From Seminarians to Radical Student Activists


‘Jesus has risen; joy and thankfulness are our companions for this day; the revolution, the decisive revolution of world history has occurred, the revolution of the world by means of all-conquering love. If human beings would only fully accept this manifest love as their guiding light, the reality of the here and now, the logic of insanity, could not survive much longer.’[1] This diary entry was written on Easter Sunday, 14 April 1963, by one of the world’s best-known student leaders of the generation of 1968. In all likelihood, most students mobilizing behind this charismatic figure in West Germany had no clue that Rudi Dutschke was a committed lifelong Christian. And that he was—not only on Easter morning 1963. Dutschke joined the Situationist-inspired group, Subversive Aktion, in early 1964. In early 1965 he joined the West Berlin chapter of the Socialist German Student League (SDS), and he subsequently turned this organization upside down. It was between early 1965 and 11 April 1968, the date of Josef Bachmann’s assault on Dutschke’s life, that Dutschke was propelled to the forefront of Germany’s sensationalist media to become the most revered and most reviled spokesperson of Germany’s student-based New Left. Though Dutschke’s Christianity was usually politely overlooked by his more secular comrades, it remained a central element of the mental universe of Dutschke, the revolutionary Marxist.[2] As late as 22 November 1967, for instance, on the occasion of the Prayer and Repentance Holiday, Dutschke participated in a panel debate in an overcrowded church on ‘Politics v. Christian Utopia’. A Protestant minister present at the debate told Dutschke on the spot: ‘The best Dutschke I have ever seen.’ Dutschke’s role models defended at the debate were, surely to no one’s surprise, Dietrich Bonhoeffer, Paul Tillich, and Camillo Torres.[3]

Rudi Dutschke was a Protestant, and his case may thus stand as a useful and important reminder that the world of Protestant Christianity was just as much affected by the turbulence of the 1960s and 1970s as was the Catholic community. My second example of a leading student radical whose religiosity is often overlooked refers to the cradle of the United States American student movement, the campus of the University of California in Berkeley which, in the autumn of 1964, saw the spontaneous outbreak of what quickly became called the Free Speech Movement (FSM). The role of spokesperson for the FSM was taken up in spontaneous fashion by Mario Savio, who became to Berkeley what Dutschke later on became for West Berlin. I cannot go into any details with regard to Savio or the FSM. All I want to do is cite two passages from an autobiographical text Savio presented in November 1995:

I grew up as a Catholic. I was an altar boy. I was going to be a priest. Now, obviously, the eldest son in an Italian Catholic family was a person who would become a priest if anyone was going to be [that]—and I was going to be that person. My two aunts are nuns. I came into it from liberation theology. I read things that probably most people in this room have not read. I read Jacques Maritain, I read Emmanuel Mounier, I read things put out by Catholic Worker people; I was very much immersed in that sort of thing.[4]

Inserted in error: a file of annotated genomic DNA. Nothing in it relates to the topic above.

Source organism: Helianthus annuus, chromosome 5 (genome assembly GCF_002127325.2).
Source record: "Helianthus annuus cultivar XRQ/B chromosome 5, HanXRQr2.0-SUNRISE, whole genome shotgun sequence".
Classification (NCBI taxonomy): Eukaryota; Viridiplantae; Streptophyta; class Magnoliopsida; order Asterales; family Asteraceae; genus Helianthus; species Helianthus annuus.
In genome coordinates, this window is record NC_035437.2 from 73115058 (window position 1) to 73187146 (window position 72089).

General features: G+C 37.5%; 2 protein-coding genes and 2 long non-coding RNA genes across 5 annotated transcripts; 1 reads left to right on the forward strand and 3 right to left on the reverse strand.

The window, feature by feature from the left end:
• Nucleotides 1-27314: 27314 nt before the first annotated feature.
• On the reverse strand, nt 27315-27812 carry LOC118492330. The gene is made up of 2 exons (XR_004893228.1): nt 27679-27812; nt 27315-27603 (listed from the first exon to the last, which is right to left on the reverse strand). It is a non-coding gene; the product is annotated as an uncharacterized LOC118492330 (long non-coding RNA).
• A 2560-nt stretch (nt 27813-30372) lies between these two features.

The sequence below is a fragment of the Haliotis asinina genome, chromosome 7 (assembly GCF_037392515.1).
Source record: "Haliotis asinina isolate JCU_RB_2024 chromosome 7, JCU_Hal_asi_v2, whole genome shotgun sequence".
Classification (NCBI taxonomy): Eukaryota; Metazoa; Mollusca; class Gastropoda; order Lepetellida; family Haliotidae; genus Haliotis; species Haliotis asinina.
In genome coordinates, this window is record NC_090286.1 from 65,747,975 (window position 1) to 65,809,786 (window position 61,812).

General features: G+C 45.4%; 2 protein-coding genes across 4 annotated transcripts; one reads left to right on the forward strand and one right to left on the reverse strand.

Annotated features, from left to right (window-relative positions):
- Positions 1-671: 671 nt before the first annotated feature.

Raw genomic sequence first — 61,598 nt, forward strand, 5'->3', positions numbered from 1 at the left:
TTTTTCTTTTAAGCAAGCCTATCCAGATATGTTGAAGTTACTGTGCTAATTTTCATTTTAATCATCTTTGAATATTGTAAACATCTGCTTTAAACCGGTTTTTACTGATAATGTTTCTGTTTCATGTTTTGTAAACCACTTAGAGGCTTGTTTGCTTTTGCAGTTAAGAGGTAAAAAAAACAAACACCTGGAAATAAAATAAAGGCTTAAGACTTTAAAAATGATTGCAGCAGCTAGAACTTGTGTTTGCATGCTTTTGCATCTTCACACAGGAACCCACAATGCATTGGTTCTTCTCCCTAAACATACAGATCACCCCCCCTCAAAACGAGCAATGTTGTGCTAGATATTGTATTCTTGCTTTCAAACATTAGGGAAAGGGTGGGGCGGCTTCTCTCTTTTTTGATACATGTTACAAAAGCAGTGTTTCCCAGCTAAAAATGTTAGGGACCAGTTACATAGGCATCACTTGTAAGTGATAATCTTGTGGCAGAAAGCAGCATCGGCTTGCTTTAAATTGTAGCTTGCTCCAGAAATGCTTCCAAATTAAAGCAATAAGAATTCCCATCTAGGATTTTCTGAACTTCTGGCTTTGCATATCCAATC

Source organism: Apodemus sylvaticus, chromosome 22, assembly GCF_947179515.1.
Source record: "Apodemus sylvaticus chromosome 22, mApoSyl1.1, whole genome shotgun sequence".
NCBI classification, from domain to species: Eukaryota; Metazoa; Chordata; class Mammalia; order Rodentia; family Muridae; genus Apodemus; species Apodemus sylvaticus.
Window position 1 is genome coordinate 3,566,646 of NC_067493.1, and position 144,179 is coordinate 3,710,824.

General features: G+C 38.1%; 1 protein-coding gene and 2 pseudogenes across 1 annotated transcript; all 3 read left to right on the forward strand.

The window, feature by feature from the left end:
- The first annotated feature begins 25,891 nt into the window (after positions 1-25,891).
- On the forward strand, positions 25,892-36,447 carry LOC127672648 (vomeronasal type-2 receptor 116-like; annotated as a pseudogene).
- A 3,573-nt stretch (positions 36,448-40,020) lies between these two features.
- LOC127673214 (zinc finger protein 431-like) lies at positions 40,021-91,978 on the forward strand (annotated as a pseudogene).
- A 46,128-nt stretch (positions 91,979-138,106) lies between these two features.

I was not a careerist. I was someone who took good and evil exceptionally seriously. [... ] And, suddenly, there’s the Civil Rights Movement. And since I’m breaking away from the Church, I see the Civil Rights Movement in religious terms. In the Civil Rights Movement there were all those ministers; it was just absolutely rife with ministers, bristling with ministers. And so, to me, this was an example of God working in the world.[5]

Savio had joined civil rights campaigns in California before enrolling as a volunteer for the trail-blazing Freedom Summer 1964 campaign in Mississippi. Having literally just returned from the Deep South at the moment when the University of California administration decided to infringe University of California students’ right to free speech, Savio and other veterans of Mississippi Freedom Summer then threw all their energies into a campaign which they saw as closely related and to which they gave an unsurprisingly similar name: Free Speech Movement. Mario Savio’s speech to the assembled crowd from the top of a police car on the Berkeley campus in September 1964 made him into an icon of the student movement around the world.[6]

  • [1] Rudi Dutschke, ‘14. April 1963’, in Rudi Dutschke, Jeder hat sein Leben ganz zu leben. DieTagebucher 1963-1979 (Cologne: Kiepenheuer & Witsch, 2003), p. 17.
  • [2] On Dutschke’s strong Christian beliefs up to April 1968, see Michaela Karl, Rudi Dutschke.Revolutionar ohne Revolution (Frankfurt: Neue Kritik, 2003), pp. 173-81.
  • [3] Dutschke, ‘22. November 1967’, Die Tagebticher, p. 64.
  • [4] Mario Savio, ‘Thirty Years Later’, in Robert Cohen and Reginald E. Zelnik (eds.), The FreeSpeech Movement. Reflections on Berkeley in the 1960s (Berkeley: University of California Press,2002), p. 59.
  • [5] Savio, ‘Thirty Years Later’, p. 61.
  • [6] See Gerd-Rainer Horn, The Spirit of ’68. Rebellion in Western Europe and North America,1956-1976 (Oxford: Oxford University Press, 2007), pp. 60-5.
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